Paris streets fill up with trash as pension strikes hit waste collection


France’s trains may be running again but the whiff of discontent over the government’s pension reforms still hangs thick in the air as a waste disposal strike begins to bite.

Sidewalks in several parts of Paris have become obstacle courses of overflowing wheelie bins after 10 days of blockades at the city’s incineration plants.

Six of seven incinerators used to burn the capital’s trash have been brought to a halt by the strike, the agency in charge of the city’s household waste said, leaving rubbish going uncollected for days in several areas.

In a city where public parks have battled rodent infestations in recent years, the trash pile-ups have raised public health concerns.

Expressing the frustration of many Parisians, Catherine Lemoine, a resident of the chic 16th district, told AFP: “It’s the strike after strike after strike that makes it a bit… uninhabitable!”

“And what’s worrying is to see little rats running into the streets far more easily. It’s an open bar!”

April Wood, an American tourist who was visiting the sights in Paris’s Left Bank with her husband Andy, also expressed disgust.

“I think it is a deterrent as a tourist to have to witness it,” she said.

In the southern port city of Marseille, where workers have been blocking waste-sorting centers for the past 10 days, some 3,000 tons of garbage have piled up in the streets, according to local authorities.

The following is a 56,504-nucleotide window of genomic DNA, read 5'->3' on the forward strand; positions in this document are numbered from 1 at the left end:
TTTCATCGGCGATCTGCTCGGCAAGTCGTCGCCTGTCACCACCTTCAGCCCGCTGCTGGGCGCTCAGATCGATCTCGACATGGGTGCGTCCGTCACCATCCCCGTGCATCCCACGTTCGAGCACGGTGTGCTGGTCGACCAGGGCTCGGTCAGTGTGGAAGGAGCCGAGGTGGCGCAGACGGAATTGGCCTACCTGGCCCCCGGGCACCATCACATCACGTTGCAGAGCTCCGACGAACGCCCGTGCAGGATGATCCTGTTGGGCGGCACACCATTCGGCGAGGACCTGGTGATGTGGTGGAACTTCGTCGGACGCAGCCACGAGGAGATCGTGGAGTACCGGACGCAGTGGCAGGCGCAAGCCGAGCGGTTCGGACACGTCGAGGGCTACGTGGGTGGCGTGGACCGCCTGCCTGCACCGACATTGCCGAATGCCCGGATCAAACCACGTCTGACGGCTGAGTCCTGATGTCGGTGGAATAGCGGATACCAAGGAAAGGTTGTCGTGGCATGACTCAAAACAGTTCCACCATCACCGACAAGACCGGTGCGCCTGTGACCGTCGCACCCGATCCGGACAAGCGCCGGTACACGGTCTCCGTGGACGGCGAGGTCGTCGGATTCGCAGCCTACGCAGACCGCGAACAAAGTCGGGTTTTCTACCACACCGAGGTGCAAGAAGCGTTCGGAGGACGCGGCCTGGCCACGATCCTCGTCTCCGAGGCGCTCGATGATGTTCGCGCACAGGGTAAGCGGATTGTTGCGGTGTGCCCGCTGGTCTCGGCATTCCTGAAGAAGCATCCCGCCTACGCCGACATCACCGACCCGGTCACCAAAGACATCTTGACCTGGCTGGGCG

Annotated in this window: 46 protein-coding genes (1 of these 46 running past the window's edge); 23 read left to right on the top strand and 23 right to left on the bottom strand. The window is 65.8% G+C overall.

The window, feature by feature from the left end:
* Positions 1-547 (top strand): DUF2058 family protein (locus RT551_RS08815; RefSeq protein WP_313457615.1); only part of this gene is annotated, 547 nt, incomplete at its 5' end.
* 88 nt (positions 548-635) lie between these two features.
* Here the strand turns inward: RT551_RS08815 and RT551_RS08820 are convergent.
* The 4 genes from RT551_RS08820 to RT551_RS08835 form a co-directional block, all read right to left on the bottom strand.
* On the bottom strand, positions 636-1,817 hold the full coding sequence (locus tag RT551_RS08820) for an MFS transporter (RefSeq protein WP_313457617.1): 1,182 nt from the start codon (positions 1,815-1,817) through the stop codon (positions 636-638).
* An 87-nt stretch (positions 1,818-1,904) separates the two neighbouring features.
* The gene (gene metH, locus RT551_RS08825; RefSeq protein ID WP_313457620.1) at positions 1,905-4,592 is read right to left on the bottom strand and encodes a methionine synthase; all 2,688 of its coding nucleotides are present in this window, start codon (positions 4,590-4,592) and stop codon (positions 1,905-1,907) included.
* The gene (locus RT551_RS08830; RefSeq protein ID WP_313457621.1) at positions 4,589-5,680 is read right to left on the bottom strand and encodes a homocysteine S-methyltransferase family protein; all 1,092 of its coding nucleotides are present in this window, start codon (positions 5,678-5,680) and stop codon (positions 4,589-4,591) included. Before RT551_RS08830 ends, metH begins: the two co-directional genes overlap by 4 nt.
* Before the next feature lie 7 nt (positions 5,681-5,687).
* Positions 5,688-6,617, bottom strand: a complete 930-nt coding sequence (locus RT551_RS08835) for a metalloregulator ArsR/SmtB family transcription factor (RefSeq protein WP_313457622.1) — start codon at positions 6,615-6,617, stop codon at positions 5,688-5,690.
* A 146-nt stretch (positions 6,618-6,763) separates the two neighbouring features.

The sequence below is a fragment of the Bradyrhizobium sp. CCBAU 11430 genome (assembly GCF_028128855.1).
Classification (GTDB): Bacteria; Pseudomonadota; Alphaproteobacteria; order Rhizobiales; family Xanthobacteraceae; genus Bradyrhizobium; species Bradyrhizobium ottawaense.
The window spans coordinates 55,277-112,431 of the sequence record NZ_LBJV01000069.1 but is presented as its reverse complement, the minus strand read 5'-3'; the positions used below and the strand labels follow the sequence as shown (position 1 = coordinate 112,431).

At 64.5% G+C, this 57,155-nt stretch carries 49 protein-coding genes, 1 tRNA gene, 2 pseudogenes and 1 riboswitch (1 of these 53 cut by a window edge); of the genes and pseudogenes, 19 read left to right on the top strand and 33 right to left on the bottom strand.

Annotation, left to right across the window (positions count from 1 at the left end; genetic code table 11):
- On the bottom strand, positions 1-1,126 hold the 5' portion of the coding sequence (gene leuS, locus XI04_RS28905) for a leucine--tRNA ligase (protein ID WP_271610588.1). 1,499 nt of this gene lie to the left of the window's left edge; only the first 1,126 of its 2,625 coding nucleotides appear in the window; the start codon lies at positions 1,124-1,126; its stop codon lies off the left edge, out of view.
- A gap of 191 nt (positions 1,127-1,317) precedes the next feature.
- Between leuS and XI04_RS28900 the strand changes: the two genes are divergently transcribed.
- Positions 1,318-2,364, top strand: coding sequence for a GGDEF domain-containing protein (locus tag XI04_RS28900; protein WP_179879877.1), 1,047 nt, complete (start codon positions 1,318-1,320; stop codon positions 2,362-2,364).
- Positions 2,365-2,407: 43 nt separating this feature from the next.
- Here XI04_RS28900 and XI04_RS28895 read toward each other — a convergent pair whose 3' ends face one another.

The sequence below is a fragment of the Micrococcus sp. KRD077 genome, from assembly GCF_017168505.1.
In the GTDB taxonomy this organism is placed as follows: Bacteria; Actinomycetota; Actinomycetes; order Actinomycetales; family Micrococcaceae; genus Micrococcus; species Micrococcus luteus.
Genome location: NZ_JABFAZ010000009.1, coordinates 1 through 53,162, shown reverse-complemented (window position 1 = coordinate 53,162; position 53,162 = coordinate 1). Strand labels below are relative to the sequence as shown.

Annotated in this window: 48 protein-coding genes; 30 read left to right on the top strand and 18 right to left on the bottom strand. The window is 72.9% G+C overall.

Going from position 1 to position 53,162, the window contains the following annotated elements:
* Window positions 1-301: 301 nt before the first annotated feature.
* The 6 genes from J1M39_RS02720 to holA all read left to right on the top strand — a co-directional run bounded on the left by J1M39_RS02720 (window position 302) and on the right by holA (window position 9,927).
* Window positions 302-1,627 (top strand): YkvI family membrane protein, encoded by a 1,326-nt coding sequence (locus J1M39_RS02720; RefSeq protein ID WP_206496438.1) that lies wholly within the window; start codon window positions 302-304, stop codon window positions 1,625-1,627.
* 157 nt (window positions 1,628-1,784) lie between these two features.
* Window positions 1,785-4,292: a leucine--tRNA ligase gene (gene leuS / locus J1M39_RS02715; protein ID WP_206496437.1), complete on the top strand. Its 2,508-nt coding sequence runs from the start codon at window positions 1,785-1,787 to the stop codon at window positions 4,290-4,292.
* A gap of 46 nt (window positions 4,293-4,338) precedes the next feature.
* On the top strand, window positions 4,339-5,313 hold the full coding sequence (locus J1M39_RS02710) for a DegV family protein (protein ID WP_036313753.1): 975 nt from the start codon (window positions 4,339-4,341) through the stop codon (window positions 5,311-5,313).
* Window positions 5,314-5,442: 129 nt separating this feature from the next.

The city has required unions to provide a minimum level of service and placed garbage tips out for residents to stop them dumping their trash directly on the street.

Waste collectors are up in arms over the government’s plans to fuse 42 different pension schemes – including the early retirement plans enjoyed by train drivers, Paris Opera employees and several other groups – into a single points-based system.

Train drivers last month suspended their strike after 47 straight days of disruptions to the Paris metro and inter-city trains that caused travel misery for millions.

President Emmanuel Macron’s government argues that its reforms are necessary to make the pension system, one of the most generous in Europe, fairer for all and more sustainable. Critics, meanwhile, say it will force most French people to work longer for reduced payouts.

Garbage collectors argue that they should continue to be allowed to stop work early because their life expectancy is seven years less than for the average French person.